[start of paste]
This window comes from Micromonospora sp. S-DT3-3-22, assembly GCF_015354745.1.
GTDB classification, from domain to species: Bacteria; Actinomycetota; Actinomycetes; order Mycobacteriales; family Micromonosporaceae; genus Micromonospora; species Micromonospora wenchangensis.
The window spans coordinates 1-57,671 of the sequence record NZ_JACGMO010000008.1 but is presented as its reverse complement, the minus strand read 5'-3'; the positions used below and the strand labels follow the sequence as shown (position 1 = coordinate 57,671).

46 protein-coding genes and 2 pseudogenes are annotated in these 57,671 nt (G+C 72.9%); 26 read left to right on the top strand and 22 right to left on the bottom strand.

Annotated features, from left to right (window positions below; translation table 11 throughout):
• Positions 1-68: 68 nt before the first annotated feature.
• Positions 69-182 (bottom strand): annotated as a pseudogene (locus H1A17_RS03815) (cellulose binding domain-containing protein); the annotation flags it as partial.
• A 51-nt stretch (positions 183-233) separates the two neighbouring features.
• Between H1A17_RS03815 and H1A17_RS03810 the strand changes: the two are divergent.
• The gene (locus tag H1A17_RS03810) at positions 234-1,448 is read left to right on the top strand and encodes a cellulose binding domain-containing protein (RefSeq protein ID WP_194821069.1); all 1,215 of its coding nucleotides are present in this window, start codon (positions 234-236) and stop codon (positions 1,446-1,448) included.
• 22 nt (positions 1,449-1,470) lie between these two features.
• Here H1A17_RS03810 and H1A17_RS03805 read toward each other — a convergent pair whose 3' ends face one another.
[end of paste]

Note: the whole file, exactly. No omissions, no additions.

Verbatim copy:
This window comes from Micromonospora sp. S-DT3-3-22, assembly GCF_015354745.1.
GTDB classification, from domain to species: Bacteria; Actinomycetota; Actinomycetes; order Mycobacteriales; family Micromonosporaceae; genus Micromonospora; species Micromonospora wenchangensis.
The window spans coordinates 1-57,671 of the sequence record NZ_JACGMO010000008.1 but is presented as its reverse complement, the minus strand read 5'-3'; the positions used below and the strand labels follow the sequence as shown (position 1 = coordinate 57,671).

46 protein-coding genes and 2 pseudogenes are annotated in these 57,671 nt (G+C 72.9%); 26 read left to right on the top strand and 22 right to left on the bottom strand.

Annotated features, from left to right (window positions below; translation table 11 throughout):
• Positions 1-68: 68 nt before the first annotated feature.
• Positions 69-182 (bottom strand): annotated as a pseudogene (locus H1A17_RS03815) (cellulose binding domain-containing protein); the annotation flags it as partial.
• A 51-nt stretch (positions 183-233) separates the two neighbouring features.
• Between H1A17_RS03815 and H1A17_RS03810 the strand changes: the two are divergent.
• The gene (locus tag H1A17_RS03810) at positions 234-1,448 is read left to right on the top strand and encodes a cellulose binding domain-containing protein (RefSeq protein ID WP_194821069.1); all 1,215 of its coding nucleotides are present in this window, start codon (positions 234-236) and stop codon (positions 1,446-1,448) included.
• 22 nt (positions 1,449-1,470) lie between these two features.
• Here H1A17_RS03810 and H1A17_RS03805 read toward each other — a convergent pair whose 3' ends face one another.